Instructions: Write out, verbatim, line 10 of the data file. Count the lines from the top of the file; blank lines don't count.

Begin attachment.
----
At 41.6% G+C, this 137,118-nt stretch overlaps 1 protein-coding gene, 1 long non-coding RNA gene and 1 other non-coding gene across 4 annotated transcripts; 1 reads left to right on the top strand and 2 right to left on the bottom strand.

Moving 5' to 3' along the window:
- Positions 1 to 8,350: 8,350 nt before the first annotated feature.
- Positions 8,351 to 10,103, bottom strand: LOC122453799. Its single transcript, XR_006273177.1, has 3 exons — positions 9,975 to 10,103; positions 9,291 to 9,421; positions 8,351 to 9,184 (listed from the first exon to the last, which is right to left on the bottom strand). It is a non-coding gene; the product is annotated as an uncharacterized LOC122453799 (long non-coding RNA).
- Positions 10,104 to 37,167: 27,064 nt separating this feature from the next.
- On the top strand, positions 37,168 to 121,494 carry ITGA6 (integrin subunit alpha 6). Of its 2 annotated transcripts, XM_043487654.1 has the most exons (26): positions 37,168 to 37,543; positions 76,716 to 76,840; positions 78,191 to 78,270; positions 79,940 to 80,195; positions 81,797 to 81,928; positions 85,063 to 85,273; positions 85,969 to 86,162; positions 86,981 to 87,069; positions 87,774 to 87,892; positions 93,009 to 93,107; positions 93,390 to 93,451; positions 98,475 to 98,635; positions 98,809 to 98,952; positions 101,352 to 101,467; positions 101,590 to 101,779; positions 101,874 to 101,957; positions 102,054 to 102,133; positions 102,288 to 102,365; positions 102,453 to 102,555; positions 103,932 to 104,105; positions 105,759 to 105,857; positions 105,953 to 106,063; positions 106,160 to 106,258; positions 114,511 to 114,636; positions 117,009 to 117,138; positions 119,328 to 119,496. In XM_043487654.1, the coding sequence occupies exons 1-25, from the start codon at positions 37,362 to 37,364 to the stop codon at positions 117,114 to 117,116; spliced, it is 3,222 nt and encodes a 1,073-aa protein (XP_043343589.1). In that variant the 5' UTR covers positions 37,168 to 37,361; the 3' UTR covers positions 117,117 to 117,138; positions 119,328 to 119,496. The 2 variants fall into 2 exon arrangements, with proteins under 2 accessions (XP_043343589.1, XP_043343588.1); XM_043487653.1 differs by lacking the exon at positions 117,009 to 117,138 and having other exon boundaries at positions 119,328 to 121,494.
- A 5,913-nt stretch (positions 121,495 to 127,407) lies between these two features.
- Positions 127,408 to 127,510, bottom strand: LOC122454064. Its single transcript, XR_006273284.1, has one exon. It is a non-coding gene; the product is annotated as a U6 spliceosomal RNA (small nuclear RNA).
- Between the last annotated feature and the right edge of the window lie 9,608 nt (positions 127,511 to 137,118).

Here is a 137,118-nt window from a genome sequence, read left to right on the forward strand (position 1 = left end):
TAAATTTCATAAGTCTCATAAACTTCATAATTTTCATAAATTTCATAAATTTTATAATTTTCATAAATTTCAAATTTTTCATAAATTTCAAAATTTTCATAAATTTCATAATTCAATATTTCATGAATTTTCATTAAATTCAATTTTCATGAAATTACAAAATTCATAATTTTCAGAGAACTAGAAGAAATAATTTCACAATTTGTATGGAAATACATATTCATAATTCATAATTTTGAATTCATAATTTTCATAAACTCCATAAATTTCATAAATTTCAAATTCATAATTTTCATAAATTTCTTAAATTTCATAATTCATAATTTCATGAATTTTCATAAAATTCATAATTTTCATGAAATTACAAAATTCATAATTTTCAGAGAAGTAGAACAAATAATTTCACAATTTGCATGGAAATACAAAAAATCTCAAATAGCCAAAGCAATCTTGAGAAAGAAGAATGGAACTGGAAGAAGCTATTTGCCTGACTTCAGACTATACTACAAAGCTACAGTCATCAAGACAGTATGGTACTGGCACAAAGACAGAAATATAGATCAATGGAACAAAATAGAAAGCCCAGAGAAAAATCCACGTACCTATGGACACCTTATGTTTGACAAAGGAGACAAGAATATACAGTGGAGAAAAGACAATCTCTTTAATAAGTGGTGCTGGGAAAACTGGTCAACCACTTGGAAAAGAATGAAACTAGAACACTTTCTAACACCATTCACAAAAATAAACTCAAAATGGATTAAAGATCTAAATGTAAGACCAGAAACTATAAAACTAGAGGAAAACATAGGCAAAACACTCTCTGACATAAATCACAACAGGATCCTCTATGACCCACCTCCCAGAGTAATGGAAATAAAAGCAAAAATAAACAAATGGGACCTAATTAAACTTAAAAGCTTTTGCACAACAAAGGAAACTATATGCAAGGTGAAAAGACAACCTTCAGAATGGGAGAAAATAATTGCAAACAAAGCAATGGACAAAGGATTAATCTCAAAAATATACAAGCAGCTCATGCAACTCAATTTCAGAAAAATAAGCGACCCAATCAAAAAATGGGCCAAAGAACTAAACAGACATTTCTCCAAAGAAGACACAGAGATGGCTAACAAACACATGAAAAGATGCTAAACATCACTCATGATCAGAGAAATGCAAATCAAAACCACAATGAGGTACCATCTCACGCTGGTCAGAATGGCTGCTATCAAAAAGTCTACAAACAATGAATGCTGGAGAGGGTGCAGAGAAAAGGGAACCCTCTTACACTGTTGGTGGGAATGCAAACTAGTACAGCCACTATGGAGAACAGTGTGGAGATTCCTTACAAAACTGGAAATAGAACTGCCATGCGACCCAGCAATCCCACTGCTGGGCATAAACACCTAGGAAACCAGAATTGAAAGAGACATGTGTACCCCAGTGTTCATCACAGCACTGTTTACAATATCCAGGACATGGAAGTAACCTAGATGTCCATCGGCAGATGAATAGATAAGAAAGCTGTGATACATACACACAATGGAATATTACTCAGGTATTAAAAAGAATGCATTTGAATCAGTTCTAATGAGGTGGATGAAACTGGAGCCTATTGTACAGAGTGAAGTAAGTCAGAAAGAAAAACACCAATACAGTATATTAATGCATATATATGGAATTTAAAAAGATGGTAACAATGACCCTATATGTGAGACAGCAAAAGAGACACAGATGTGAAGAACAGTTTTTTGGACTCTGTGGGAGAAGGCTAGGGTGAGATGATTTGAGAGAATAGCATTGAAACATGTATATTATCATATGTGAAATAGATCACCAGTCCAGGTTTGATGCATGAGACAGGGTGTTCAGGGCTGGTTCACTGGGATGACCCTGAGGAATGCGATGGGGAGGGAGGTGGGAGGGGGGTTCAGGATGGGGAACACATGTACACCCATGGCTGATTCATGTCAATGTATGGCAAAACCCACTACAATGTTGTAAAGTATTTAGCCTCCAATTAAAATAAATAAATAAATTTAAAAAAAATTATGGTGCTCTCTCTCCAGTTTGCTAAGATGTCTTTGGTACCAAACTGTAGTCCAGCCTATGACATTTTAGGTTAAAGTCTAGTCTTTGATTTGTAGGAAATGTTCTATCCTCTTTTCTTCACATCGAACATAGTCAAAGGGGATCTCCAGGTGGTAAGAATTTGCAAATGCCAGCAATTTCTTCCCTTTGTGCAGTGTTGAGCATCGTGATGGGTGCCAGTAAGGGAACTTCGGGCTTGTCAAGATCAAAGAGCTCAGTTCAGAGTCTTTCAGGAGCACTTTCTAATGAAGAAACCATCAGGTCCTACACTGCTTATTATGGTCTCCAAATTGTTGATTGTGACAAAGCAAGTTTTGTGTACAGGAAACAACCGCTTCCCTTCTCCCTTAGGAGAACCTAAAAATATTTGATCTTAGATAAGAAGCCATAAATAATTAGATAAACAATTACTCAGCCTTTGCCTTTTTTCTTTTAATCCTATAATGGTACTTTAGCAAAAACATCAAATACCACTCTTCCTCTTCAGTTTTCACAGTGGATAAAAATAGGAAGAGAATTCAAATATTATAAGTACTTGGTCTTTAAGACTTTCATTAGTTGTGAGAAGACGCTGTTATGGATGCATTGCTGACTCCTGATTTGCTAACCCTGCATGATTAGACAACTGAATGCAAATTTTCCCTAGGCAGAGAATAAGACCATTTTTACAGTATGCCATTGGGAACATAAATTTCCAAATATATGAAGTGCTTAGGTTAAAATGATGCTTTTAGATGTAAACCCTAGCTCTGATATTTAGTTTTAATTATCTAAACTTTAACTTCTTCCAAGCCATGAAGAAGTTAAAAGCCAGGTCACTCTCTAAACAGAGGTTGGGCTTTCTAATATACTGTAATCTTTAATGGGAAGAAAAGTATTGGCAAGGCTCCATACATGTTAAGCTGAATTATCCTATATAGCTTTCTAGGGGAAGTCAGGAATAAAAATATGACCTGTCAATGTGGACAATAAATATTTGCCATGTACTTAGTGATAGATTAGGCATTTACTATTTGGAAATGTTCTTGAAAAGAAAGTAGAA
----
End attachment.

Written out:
Here is a 137,118-nt window from a genome sequence, read left to right on the forward strand (position 1 = left end):